We were busy setting up our camp until 11 November 1942, Armistice Day. On that day our crew led a flight of nine B-24's on a raid to get a troopship that was evacuating German troops from Benghazi, Libya. We passed over Benghazi at about 20,000 feet, noting the long line of truck convoys leaving the town to the west. Then we swung out to sea to try to find the ship we were after. We found an enormous ship about 30 miles off the coast, protected by only a few German and Italian fighter planes. As soon as we were spotted, the fighters tried to get to our altitude to attack, and the ship tried to maneuver to spoil our aim. We stayed at 19,000 feet to try to keep above the fighters. We dropped our bombs on our third run over the ship. Then the ship zigged when it should have zagged, because it caught the full weight of our attack. Five out of six 500-pound bombs aboard our plane hit right on the deck, and our two wingmen straddled the ship. The two echelons following us did nearly as well. I never saw such a shambles made of a ship before or since. Needless to say, our mission was a success. British intelligence reported later that only three individuals were rescued from that ship. We hoped that all those aboard had been anti-aircraft gunners.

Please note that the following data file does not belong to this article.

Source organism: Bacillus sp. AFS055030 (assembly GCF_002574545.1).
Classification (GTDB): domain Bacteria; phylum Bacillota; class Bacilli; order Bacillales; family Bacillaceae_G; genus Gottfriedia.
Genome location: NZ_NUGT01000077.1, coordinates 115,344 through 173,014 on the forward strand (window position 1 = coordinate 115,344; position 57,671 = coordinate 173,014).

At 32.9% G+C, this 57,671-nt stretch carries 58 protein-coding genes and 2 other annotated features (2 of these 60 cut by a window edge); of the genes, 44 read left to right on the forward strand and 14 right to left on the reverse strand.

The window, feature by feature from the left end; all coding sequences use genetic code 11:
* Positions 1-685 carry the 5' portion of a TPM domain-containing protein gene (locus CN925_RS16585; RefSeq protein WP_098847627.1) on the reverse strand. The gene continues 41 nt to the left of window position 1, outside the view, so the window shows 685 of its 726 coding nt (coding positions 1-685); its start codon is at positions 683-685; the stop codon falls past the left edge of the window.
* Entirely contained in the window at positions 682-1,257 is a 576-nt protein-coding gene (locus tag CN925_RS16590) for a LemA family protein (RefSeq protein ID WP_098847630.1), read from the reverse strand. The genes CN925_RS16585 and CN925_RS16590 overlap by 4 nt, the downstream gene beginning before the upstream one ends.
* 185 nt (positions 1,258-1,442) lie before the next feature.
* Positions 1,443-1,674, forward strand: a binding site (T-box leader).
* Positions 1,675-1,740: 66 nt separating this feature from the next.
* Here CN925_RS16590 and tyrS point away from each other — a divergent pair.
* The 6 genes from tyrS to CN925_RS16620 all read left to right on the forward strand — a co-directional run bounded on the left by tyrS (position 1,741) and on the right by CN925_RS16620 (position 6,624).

We were supposed to cross the coast at El Daba, Egypt on our way home, and proceed across the desert to our base. However, the British 8th Army had a pocket of German tanks bottled up against the shore of the Mediterranean Sea just where we were supposed to cross the coast, so we remained at sea and watched the battle. From where we were, the whole thing looked like a bunch of ants kicking up the dust in general. However, the artillery barrage that was going on in back appeared all too real to us. We were perfectly happy to remain up where we were nice and safe.